TGNP Mtandao in conjunction with the Gender Training Institute (GTI) is conducting two training activities to build the capacity of participants to gender mainstream trade practices partnering with the African Women’s Development Fund (AWDF). Each training will be three days, 18th -20th October 2017 at TGNP Mtandao premises.
These trainings intend to build the capacity of duty bearers and stakeholders in trade for women’s economic justice. The first training will be Training of Trainers from different organizations including Small Industries Development Organization (SIDO), Foundation for Civil Society (FCS), Tanzania Women’s Chamber of Commerce, etc., to build their knowledge and skills to gender mainstream their involvement in supporting Women Cross Border Traders (WCBTs).
Participants will be taken through the conceptualization of gender and development in relation to WCBTs in Tanzania and supporting gender mainstreaming in entrepreneurship for WCBTs in relation to East African rules and regulations. The culmination of this knowledge building will then have participants practice the training skills they have learnt to then utilize in future interventions.
The second training will be delivered to customs and logistics staff working with border points in Tanzania. They will be given an understanding of gender concepts and relevant Human Rights Instruments, including the Sustainable Development Goals (SDGs).
This will assist in development of their capacity to gender mainstream trade relevant to the roles they possess and duties they are responsible for. Among the participants include representatives from, Tanzania Revenue Authorities (TRA), Tanzania Bureau of Standards (TBS) and others.
The training was officially opened by the TGNP Mtandao Executive Director, Lilian Liundi, where she welcomed participants and informed them of TGNP’s role working towards improving gender equality of women and marginalized people of Tanzania.
She further stated that this will bring about the economic empowerment among its people to make Tanzania’s economy more sustainable. She made reference to research done by TGNP and East African Sub Regional Strategic Initiative (EASSI) analyzing East African trade policies and laws, which revealed that women involved in informal trade are faced with many challenges and barriers that limit them fully participating in regional trade.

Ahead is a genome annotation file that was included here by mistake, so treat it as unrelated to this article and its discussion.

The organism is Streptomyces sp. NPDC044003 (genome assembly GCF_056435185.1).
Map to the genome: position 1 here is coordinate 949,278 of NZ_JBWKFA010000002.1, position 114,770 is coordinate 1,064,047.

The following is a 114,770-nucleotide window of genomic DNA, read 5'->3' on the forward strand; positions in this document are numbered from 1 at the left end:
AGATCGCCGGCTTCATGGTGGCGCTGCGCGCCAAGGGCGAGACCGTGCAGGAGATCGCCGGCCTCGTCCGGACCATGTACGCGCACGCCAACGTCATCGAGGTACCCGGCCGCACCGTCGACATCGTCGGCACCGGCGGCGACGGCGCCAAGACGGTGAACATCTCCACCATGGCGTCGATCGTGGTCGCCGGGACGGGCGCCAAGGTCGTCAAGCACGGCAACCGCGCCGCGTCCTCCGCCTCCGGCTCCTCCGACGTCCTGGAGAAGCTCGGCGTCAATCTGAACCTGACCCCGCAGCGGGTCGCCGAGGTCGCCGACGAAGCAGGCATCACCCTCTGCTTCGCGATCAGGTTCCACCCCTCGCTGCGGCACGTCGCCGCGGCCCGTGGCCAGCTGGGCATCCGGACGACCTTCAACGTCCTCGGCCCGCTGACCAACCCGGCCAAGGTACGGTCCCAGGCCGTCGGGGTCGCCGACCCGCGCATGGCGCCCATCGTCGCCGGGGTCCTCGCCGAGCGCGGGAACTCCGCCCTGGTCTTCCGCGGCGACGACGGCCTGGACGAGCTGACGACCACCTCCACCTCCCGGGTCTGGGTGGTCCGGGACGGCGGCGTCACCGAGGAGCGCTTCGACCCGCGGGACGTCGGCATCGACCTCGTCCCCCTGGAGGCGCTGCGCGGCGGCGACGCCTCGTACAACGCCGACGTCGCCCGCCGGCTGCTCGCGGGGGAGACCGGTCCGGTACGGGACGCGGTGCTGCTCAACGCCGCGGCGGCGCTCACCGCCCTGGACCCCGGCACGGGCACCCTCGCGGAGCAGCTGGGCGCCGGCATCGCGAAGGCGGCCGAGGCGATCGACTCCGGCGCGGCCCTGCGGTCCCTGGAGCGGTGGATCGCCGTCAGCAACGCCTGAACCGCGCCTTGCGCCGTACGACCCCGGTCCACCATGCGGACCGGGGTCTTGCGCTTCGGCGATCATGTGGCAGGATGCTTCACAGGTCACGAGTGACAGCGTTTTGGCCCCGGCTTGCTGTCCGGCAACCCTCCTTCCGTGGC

TGNP Mtandao Executive Director, addressing the press during the opening of the trainings.
Speaking during the opening of the training, Beatrice Hezekiel, a gender expert and the main facilitator of the Training of Trainers, explained the various reasons why the training will provide a gateway to solving the various challenges faced by women cross border traders like, language barriers, sexual harassment, prohibitive taxes, exploitation that results from limited knowledge of trade procedures among others.
Other obstacles relate to lack of written (or non-transparency in) rules, meaning difficulty for trader to know their rights, payment of customs duties on goods that are not supposed to attract duties because of lack of knowledge.
Some traders lack proper documents to enable them benefit from paying little or no customs duty that leads them to bribing (in the name of ‘facilitation payments’) to some corrupt customs and border officials.
Also, facing hindrances due to high transaction and compliance costs and hardship to acquire certificates of origin issued away from border stations 11. Complicated documents that have to be filled in and complicated processes of filling them.
“Our aim is to develop the capacity of duty bearers on gender mainstreaming in trade for women’s economic justice, lobby for the implementation of the EAC Elimination NTB Act 2015 in a gender responsive manner and enhance women’s capacity in terms of greater awareness of EAC rules and regulations as they pertain to cross border trade” she explains.
She also added that, the trainings will improve women’s capacity in accessing the regional market and possibly other international markets through experience sharing and learning through case studies, application of ICT for market accessibility, and market analysis.
Also, equip women cross border traders with information on gender equality and women rights that will enable them to advocate for their rights. (understand SME policy and Trade policy in a gender perspective)
This will be in relation to supporting the improvement of WCBTs access to equal opportunities for their trade at border points.